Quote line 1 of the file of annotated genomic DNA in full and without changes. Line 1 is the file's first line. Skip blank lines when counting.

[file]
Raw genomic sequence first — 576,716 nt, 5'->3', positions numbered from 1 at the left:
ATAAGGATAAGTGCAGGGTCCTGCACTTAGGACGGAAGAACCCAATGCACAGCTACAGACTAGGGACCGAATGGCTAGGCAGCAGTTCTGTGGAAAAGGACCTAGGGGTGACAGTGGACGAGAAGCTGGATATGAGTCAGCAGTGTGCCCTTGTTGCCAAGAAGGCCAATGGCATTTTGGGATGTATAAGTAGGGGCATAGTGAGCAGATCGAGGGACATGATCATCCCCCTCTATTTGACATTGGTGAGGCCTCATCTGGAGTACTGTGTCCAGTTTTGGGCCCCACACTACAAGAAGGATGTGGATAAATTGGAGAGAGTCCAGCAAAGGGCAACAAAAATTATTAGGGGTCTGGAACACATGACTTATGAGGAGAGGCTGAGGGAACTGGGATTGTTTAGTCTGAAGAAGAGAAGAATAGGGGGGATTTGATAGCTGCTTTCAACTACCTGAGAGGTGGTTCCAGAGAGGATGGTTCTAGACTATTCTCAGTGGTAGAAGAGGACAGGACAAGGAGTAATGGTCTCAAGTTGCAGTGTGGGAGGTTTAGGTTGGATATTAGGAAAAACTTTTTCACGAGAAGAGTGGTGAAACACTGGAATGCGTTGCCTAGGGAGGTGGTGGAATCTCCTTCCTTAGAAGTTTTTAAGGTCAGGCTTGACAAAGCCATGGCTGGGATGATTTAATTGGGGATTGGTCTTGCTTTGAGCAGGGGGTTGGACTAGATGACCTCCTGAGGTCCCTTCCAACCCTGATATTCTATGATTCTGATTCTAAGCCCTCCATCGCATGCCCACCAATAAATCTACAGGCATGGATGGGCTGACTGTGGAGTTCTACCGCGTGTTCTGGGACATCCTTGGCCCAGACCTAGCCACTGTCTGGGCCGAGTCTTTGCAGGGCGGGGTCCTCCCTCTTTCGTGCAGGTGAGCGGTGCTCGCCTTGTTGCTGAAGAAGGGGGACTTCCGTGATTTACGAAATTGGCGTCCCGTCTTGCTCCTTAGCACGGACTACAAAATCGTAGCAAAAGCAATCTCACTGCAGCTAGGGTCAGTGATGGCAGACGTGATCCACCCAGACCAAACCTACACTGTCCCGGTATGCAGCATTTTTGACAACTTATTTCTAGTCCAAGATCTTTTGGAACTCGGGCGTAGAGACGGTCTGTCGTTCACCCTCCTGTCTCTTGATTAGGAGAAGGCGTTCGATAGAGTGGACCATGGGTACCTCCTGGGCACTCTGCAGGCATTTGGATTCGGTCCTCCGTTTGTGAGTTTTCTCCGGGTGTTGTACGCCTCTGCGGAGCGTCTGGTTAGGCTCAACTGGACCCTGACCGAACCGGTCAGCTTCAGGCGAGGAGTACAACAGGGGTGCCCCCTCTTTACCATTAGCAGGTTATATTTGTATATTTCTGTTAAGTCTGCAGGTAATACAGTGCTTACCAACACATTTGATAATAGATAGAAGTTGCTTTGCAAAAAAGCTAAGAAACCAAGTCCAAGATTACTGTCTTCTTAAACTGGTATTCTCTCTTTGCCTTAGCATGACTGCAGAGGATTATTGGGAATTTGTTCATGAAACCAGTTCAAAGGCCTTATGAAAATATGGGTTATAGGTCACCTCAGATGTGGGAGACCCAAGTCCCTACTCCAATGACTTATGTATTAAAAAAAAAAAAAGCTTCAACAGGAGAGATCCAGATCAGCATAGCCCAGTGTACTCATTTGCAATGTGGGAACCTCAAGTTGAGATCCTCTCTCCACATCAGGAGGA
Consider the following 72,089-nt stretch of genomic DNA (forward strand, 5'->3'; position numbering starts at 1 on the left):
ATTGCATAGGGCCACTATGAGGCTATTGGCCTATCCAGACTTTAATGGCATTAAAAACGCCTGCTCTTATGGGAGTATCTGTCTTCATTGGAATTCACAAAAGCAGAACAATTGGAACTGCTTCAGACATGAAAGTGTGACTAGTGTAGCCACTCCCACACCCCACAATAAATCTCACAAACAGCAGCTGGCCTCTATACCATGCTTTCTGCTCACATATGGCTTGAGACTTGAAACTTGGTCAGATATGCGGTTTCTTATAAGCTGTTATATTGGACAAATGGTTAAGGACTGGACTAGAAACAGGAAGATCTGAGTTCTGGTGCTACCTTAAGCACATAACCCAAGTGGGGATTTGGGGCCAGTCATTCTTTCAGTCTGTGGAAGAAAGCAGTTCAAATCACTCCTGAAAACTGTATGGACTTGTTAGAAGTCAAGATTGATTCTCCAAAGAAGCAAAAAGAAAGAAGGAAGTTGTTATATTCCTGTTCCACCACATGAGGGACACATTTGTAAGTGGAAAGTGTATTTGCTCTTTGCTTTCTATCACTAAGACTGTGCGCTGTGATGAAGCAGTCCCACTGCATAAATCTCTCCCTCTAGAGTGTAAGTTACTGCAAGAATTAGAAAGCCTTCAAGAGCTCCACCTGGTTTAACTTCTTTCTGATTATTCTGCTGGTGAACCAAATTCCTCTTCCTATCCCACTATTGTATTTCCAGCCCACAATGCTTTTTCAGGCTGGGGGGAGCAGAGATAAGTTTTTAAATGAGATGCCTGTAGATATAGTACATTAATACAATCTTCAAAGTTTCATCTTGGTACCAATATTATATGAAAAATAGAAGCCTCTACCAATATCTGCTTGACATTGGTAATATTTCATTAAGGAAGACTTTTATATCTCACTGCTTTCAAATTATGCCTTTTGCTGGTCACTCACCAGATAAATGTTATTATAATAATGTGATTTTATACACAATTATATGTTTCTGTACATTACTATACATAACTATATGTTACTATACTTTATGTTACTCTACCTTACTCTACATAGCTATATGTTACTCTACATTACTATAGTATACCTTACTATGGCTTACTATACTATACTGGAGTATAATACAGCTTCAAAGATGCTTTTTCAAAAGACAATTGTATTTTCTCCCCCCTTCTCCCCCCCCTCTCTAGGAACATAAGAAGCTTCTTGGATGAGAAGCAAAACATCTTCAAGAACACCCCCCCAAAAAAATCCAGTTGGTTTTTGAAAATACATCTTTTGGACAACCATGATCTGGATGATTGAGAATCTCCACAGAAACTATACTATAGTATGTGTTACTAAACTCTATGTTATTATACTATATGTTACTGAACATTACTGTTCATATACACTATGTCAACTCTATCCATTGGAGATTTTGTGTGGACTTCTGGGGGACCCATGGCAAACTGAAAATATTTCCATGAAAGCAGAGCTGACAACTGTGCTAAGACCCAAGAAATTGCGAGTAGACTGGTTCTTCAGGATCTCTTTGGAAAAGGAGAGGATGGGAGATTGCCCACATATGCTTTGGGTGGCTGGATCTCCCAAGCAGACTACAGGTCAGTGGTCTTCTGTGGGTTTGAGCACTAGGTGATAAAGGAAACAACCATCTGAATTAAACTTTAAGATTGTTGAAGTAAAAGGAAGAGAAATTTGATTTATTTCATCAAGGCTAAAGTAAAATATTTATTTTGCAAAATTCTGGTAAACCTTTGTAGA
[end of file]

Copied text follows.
Raw genomic sequence first — 576,716 nt, 5'->3', positions numbered from 1 at the left: